Other hon. Members raised the practice of repetitive applications with respect to a particular site. The current legislation gives local planning authorities the power to turn away planning applications within two years of a similar, or substantially similar, application being rejected by the Secretary of State on appeal or following call-in, if there has been no significant change in the material circumstances.

The hon. Member for Twickenham made several suggestions. He talked about the ability of local people to put their point of view independently. Our present planning system and the system of development control are predicated on the assumption that the local authority is the best forum for such decisions.

I support the principle that elected members should both oversee the process by which planning decisions are made and be involved in individual development control decisions. Some hon. Members have had experience of those matters at local authority level, as I have. However, they have underestimated both the ability of council members to take difficult decisions and the jealousy with which such people guard their authority to make quasi-judicial decisions.

The suggestion that council members either have been browbeaten by officers or are afraid of going against the recommendations in officers' reports to planning committees does not square with my experience. Elected members take their role seriously. They realise that there are difficult decisions--that sometimes it is difficult to marry competing interests. In many instances, local people are being invited to planning committee meetings. It happens less in Conservative-controlled authorities, but it certainly happens in Labour and

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Liberal Democrat-controlled ones. They are given the opportunity to express their views. It is interesting that, in Tory authorities, the councillors have more difficulty with that concept, which contradicts the policy that the hon. Member for Eastbourne said his party stood for, at least at national level.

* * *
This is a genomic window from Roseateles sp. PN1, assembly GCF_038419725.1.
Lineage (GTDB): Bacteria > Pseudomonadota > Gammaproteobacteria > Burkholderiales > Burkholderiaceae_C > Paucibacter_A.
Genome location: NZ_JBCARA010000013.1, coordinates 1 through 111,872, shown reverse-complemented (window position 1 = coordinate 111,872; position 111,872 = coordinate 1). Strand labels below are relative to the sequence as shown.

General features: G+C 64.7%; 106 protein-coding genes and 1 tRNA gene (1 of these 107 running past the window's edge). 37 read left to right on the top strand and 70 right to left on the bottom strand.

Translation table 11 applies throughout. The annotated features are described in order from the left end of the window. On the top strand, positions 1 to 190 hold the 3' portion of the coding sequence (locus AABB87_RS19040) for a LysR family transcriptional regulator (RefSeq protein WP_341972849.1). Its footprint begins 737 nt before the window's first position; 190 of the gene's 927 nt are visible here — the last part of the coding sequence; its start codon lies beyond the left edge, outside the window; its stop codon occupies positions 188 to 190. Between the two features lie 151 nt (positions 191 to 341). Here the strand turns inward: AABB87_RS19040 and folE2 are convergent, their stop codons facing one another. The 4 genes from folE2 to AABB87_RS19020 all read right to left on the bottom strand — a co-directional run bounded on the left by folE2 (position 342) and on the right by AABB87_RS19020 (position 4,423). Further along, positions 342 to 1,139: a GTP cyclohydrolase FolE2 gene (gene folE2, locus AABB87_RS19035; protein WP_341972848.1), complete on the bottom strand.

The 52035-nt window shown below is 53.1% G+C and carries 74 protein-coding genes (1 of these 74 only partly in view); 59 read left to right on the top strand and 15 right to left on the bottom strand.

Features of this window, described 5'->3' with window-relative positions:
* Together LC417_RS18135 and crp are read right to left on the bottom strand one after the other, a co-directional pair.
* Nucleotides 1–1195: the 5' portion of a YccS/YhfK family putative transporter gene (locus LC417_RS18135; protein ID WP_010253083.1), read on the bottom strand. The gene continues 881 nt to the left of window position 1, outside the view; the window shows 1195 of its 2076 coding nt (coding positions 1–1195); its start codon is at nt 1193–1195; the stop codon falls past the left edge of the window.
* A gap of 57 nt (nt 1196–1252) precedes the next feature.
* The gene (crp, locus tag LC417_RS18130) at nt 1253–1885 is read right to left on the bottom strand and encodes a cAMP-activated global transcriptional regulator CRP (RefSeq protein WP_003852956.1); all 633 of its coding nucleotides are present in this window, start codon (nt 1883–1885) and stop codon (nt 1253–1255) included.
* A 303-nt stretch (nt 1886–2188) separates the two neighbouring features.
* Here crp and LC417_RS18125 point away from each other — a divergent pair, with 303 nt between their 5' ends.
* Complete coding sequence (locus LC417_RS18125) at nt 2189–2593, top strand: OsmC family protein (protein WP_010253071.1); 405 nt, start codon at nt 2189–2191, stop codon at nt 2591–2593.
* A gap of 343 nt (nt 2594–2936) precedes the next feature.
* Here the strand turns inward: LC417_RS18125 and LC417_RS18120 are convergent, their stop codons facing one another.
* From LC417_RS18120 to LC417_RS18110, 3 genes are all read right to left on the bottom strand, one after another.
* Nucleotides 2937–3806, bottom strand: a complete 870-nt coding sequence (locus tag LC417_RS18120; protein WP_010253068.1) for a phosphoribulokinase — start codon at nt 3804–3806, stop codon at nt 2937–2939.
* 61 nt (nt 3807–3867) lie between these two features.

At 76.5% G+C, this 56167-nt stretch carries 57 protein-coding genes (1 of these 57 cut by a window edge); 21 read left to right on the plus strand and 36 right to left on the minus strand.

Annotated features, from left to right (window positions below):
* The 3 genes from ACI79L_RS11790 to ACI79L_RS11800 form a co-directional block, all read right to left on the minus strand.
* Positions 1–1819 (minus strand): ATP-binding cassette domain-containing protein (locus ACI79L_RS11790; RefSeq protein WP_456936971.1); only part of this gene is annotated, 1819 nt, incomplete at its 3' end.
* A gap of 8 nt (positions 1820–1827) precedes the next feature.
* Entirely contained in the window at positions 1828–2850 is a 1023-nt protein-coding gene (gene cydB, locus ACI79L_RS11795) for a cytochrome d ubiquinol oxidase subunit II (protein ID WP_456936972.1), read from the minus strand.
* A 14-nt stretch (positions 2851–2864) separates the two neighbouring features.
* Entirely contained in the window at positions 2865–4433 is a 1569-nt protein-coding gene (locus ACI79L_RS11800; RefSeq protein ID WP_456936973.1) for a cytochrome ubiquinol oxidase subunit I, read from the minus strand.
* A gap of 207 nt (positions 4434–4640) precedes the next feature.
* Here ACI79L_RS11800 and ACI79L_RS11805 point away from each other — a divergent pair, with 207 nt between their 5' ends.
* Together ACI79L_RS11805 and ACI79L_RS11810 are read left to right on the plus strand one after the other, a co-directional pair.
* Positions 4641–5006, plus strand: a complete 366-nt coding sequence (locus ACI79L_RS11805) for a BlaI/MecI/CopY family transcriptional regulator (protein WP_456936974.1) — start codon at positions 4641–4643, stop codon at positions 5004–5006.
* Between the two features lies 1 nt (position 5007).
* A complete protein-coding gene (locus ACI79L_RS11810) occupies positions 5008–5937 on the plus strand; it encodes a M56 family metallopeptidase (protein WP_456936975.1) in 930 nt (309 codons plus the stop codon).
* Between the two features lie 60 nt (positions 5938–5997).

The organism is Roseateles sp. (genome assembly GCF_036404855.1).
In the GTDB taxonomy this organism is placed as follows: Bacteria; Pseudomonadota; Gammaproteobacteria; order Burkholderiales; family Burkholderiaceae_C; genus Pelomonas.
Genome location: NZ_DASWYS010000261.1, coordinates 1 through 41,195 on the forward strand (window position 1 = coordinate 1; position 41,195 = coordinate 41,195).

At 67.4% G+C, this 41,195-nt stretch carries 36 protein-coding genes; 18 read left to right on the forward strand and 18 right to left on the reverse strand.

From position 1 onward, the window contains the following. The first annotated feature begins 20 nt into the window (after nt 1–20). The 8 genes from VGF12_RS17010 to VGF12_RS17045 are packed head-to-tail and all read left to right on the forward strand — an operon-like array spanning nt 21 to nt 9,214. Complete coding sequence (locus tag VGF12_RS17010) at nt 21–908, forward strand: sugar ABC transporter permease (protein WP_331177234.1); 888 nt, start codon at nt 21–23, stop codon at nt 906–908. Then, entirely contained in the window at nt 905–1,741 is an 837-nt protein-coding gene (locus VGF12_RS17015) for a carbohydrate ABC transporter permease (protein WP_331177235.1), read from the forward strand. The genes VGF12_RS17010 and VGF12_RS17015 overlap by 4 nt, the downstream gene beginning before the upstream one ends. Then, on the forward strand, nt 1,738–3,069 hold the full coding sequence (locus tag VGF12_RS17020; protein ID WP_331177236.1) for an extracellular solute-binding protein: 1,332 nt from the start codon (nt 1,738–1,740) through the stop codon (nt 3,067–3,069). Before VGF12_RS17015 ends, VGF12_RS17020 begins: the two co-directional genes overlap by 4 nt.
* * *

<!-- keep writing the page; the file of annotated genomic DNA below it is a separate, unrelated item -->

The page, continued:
Mr. Waterson : Will the hon. Lady give way?

Ms Hughes : Certainly. The hon. Gentleman has risen to the bait.

Mr. Waterson : The Minister has only herself to blame. Is she now going to come to cross-appeals? It is no good inviting people to attend local planning committee meetings to let off steam if, at the end of the process, they feel that they have no control over whether a decision is made, or whether it can be overturned on appeal by them, rather than by the unsuccessful developer.

Ms Hughes : It is interesting that the hon. Gentleman did not respond to the point that I was making, but went on to the next issue that I was about to raise. I know that, in some quarters, there is pressure for the introduction of some form of third-party right of appeal. Some people believe that that is an inevitable consequence of the Human Rights Act 1998. I agree that people affected by, or with an interest in, the development of an area should have an opportunity to make their views known before decisions are taken. The planning system should operate fairly and should be seen to do so. It should give people the chance to comment, as it does on development plans and on individual planning applications. It is also right that there should be an opportunity to challenge the granting of planning permission by a local authority through the judicial review process.

The hon. Member for Twickenham mentioned one of the difficulties that could arise from a universal third-party right of appeal: the impact that it could have on the decision-making process and the fact that it might be used as a device to delay or to veto applications that would otherwise be perfectly acceptable and bring jobs and regeneration to local communities. It is a difficult issue. I am not persuaded that a universal third-party right of appeal is either desirable in principle or an inevitable consequence of the Human Rights Act, but I am aware that there is pressure for it and I am sure that that pressure will continue.